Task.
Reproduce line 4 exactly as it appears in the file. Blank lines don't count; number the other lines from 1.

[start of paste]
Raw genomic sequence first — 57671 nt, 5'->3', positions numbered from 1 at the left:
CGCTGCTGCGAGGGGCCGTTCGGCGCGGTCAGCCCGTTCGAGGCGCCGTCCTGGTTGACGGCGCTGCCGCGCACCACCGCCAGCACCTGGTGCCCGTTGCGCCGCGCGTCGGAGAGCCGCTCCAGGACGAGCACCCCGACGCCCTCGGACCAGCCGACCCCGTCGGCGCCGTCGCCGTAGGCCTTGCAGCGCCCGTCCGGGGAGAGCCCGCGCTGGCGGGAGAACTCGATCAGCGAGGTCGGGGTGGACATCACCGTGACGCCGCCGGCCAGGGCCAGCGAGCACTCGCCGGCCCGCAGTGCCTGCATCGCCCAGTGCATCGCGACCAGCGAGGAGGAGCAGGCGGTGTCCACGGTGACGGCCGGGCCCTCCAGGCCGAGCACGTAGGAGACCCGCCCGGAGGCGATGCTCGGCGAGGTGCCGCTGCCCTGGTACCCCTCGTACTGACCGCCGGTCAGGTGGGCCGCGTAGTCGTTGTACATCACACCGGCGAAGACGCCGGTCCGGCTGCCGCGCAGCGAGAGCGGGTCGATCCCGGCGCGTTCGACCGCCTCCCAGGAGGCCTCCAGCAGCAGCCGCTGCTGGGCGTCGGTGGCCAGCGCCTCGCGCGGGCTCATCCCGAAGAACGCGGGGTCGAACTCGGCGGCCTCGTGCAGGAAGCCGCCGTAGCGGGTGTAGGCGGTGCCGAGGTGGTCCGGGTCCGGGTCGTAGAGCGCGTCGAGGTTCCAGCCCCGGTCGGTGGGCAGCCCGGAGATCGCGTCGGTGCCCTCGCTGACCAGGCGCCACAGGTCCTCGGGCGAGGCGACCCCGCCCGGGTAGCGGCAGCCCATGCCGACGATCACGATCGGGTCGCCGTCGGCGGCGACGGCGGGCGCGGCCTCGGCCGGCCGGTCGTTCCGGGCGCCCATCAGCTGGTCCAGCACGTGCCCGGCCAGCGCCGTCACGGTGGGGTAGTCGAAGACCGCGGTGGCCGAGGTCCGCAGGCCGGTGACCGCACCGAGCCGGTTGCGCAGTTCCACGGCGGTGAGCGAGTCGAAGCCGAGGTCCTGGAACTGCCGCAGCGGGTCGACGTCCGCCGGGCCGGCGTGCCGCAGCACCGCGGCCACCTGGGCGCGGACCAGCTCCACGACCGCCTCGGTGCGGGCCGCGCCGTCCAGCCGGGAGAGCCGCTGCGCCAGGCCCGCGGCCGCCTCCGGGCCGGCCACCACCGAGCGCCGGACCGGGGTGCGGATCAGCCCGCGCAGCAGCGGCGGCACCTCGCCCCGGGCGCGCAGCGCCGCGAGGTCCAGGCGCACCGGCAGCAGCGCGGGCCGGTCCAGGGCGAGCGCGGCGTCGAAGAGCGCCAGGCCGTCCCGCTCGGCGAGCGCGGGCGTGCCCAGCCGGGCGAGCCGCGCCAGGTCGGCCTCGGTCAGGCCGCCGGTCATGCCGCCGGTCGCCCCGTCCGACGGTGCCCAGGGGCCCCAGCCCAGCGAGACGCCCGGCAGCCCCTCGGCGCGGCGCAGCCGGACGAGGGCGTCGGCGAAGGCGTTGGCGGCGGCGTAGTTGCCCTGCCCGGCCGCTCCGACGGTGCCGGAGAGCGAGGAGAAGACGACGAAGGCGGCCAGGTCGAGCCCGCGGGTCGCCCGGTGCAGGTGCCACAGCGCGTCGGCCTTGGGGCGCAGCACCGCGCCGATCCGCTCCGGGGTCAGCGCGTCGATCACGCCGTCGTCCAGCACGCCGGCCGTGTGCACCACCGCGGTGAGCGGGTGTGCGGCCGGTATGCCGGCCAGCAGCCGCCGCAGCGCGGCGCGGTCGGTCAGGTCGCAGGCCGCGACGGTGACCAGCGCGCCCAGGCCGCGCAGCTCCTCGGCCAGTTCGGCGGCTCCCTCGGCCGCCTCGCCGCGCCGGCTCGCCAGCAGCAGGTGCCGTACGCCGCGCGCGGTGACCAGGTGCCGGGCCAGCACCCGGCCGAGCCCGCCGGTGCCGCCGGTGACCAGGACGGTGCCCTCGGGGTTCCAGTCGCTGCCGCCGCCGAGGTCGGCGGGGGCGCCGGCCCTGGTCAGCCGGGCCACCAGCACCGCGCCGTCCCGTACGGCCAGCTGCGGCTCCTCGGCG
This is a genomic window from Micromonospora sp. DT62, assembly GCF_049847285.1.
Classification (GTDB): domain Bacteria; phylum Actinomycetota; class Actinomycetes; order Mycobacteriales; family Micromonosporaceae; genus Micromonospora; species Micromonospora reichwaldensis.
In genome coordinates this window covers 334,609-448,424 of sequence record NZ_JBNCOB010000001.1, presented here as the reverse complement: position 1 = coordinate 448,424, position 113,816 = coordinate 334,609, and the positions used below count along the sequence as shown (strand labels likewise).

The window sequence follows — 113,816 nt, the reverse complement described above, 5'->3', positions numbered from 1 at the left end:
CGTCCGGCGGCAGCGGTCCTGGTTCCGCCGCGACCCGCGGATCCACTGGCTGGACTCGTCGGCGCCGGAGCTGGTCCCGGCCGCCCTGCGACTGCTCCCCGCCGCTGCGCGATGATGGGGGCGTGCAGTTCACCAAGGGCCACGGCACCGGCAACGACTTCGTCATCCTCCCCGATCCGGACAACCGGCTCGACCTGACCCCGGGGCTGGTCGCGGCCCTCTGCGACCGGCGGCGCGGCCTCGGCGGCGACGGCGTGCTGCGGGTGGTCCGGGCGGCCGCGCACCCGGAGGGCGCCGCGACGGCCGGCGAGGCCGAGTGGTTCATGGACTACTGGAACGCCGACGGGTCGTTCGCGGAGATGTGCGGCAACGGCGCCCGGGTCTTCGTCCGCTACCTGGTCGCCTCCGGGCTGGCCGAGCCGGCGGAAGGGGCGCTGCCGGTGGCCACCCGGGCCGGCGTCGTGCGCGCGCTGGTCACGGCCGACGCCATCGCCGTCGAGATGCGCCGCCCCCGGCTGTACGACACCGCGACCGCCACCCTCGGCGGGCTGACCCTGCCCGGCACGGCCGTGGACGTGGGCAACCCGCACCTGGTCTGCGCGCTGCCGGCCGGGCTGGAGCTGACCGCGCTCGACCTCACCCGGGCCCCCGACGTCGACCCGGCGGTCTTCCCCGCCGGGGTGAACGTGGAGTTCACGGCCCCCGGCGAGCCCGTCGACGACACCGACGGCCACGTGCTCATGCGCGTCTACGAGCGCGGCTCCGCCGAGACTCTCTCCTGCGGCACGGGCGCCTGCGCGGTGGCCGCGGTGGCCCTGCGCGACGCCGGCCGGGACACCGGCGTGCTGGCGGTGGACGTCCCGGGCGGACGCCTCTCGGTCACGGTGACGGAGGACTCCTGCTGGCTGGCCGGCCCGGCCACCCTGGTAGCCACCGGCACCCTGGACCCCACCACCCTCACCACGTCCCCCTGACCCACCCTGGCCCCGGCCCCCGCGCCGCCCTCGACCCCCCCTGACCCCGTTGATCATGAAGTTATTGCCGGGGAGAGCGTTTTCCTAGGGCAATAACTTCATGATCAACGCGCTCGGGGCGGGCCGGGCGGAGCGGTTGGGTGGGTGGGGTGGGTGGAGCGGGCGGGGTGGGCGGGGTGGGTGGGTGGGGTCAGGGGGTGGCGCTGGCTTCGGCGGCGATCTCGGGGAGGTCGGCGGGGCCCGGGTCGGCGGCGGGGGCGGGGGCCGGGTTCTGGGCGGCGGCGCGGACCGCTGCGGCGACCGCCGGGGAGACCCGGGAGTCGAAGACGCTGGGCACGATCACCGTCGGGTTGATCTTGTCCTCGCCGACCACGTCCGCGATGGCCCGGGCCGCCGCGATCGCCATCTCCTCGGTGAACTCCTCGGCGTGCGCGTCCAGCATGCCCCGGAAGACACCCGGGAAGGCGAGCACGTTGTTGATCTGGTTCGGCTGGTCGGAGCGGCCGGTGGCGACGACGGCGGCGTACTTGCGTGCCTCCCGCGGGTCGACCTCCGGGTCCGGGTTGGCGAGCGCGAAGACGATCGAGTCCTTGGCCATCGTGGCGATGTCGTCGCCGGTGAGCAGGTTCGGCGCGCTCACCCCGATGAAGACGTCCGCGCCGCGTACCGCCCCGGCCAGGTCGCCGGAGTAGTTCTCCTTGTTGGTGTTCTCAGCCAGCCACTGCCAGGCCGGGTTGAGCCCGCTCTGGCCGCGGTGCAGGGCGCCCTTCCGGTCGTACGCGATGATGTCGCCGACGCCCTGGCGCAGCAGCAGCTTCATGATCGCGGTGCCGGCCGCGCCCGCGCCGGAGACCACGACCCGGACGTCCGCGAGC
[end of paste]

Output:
Classification (GTDB): domain Bacteria; phylum Actinomycetota; class Actinomycetes; order Mycobacteriales; family Micromonosporaceae; genus Micromonospora; species Micromonospora reichwaldensis.